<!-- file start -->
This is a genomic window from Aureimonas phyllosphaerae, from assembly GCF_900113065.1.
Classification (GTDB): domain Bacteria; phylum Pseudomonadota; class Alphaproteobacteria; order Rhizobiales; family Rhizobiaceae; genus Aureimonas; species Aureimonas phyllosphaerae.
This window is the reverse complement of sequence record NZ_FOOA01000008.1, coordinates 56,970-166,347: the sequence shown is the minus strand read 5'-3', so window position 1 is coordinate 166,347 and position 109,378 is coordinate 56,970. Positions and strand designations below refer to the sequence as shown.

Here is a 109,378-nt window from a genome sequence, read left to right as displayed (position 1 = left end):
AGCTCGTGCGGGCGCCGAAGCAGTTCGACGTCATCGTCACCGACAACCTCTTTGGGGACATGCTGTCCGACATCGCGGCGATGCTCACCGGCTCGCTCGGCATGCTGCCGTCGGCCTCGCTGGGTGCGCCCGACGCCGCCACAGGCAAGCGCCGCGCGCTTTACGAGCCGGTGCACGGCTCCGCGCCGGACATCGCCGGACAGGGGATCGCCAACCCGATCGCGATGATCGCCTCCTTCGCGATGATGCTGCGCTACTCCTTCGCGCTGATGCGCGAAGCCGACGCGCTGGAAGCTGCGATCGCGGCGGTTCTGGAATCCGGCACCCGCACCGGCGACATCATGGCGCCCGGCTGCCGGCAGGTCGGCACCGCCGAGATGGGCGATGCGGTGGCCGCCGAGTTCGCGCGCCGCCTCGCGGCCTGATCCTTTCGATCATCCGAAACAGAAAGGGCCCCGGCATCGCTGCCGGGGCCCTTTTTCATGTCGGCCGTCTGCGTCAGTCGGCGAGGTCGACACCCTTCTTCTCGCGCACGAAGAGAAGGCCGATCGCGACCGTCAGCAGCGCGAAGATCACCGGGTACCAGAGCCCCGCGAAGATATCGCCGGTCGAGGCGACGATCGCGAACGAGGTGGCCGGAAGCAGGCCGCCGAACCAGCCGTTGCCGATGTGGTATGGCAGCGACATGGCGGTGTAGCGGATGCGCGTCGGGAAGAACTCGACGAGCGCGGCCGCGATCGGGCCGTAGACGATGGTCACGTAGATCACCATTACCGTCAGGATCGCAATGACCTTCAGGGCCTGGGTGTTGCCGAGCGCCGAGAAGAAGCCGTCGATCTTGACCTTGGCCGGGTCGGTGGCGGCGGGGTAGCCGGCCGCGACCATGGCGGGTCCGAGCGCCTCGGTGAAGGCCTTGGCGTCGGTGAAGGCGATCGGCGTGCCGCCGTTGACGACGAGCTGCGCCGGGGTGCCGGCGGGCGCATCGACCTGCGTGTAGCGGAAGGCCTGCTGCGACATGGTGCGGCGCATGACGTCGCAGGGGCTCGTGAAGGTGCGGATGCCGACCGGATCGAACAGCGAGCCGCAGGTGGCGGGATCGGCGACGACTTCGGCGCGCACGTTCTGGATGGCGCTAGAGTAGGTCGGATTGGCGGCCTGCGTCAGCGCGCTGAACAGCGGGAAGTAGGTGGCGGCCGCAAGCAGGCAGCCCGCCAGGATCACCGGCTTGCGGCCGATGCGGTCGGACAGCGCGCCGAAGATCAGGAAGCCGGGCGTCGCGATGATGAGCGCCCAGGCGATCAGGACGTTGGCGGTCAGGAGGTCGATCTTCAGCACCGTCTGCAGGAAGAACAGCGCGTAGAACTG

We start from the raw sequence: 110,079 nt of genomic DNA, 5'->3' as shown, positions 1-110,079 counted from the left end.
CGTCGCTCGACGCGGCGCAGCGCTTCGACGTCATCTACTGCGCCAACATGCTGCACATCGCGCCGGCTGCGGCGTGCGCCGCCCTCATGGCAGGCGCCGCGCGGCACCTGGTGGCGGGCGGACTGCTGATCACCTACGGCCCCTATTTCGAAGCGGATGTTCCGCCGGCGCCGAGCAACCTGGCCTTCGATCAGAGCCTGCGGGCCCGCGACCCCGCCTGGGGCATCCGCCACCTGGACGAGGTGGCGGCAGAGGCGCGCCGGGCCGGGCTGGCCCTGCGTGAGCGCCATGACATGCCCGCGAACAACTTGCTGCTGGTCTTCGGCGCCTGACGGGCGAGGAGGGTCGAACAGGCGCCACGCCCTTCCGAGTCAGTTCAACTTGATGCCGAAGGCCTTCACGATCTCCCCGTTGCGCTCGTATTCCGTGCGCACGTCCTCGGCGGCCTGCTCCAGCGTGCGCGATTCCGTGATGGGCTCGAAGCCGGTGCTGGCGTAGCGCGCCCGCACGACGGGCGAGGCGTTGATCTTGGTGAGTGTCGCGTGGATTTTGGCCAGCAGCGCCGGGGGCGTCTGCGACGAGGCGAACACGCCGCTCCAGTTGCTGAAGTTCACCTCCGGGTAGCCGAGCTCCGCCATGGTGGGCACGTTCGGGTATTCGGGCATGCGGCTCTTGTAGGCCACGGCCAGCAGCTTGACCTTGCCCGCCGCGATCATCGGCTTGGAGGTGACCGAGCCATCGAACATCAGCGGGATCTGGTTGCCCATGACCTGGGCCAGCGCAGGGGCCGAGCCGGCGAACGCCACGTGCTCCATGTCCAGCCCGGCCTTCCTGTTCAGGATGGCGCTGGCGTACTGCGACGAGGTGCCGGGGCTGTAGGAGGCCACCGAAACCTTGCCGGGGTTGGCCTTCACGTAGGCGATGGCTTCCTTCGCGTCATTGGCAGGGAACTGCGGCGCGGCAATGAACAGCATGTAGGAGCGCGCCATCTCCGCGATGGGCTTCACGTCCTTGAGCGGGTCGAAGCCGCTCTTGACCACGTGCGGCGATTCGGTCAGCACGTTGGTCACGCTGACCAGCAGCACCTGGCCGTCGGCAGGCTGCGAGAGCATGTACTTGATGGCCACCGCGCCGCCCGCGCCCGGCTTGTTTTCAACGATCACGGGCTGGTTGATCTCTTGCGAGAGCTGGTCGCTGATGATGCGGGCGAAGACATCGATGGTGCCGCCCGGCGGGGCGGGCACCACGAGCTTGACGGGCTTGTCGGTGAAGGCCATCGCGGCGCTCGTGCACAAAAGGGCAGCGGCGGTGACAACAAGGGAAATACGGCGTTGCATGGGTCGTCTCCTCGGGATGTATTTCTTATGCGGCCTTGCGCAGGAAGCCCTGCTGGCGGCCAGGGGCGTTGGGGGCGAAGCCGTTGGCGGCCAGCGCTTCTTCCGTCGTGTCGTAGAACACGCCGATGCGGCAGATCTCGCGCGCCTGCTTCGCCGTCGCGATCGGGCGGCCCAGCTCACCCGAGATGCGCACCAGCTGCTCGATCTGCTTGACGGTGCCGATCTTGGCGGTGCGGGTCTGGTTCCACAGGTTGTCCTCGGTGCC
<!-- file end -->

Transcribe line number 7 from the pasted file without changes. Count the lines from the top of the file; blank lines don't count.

CGTCGCTCGACGCGGCGCAGCGCTTCGACGTCATCTACTGCGCCAACATGCTGCACATCGCGCCGGCTGCGGCGTGCGCCGCCCTCATGGCAGGCGCCGCGCGGCACCTGGTGGCGGGCGGACTGCTGATCACCTACGGCCCCTATTTCGAAGCGGATGTTCCGCCGGCGCCGAGCAACCTGGCCTTCGATCAGAGCCTGCGGGCCCGCGACCCCGCCTGGGGCATCCGCCACCTGGACGAGGTGGCGGCAGAGGCGCGCCGGGCCGGGCTGGCCCTGCGTGAGCGCCATGACATGCCCGCGAACAACTTGCTGCTGGTCTTCGGCGCCTGACGGGCGAGGAGGGTCGAACAGGCGCCACGCCCTTCCGAGTCAGTTCAACTTGATGCCGAAGGCCTTCACGATCTCCCCGTTGCGCTCGTATTCCGTGCGCACGTCCTCGGCGGCCTGCTCCAGCGTGCGCGATTCCGTGATGGGCTCGAAGCCGGTGCTGGCGTAGCGCGCCCGCACGACGGGCGAGGCGTTGATCTTGGTGAGTGTCGCGTGGATTTTGGCCAGCAGCGCCGGGGGCGTCTGCGACGAGGCGAACACGCCGCTCCAGTTGCTGAAGTTCACCTCCGGGTAGCCGAGCTCCGCCATGGTGGGCACGTTCGGGTATTCGGGCATGCGGCTCTTGTAGGCCACGGCCAGCAGCTTGACCTTGCCCGCCGCGATCATCGGCTTGGAGGTGACCGAGCCATCGAACATCAGCGGGATCTGGTTGCCCATGACCTGGGCCAGCGCAGGGGCCGAGCCGGCGAACGCCACGTGCTCCATGTCCAGCCCGGCCTTCCTGTTCAGGATGGCGCTGGCGTACTGCGACGAGGTGCCGGGGCTGTAGGAGGCCACCGAAACCTTGCCGGGGTTGGCCTTCACGTAGGCGATGGCTTCCTTCGCGTCATTGGCAGGGAACTGCGGCGCGGCAATGAACAGCATGTAGGAGCGCGCCATCTCCGCGATGGGCTTCACGTCCTTGAGCGGGTCGAAGCCGCTCTTGACCACGTGCGGCGATTCGGTCAGCACGTTGGTCACGCTGACCAGCAGCACCTGGCCGTCGGCAGGCTGCGAGAGCATGTACTTGATGGCCACCGCGCCGCCCGCGCCCGGCTTGTTTTCAACGATCACGGGCTGGTTGATCTCTTGCGAGAGCTGGTCGCTGATGATGCGGGCGAAGACATCGATGGTGCCGCCCGGCGGGGCGGGCACCACGAGCTTGACGGGCTTGTCGGTGAAGGCCATCGCGGCGCTCGTGCACAAAAGGGCAGCGGCGGTGACAACAAGGGAAATACGGCGTTGCATGGGTCGTCTCCTCGGGATGTATTTCTTATGCGGCCTTGCGCAGGAAGCCCTGCTGGCGGCCAGGGGCGTTGGGGGCGAAGCCGTTGGCGGCCAGCGCTTCTTCCGTCGTGTCGTAGAACACGCCGATGCGGCAGATCTCGCGCGCCTGCTTCGCCGTCGCGATCGGGCGGCCCAGCTCACCCGAGATGCGCACCAGCTGCTCGATCTGCTTGACGGTGCCGATCTTGGCGGTGCGGGTCTGGTTCCACAGGTTGTCCTCGGTGCC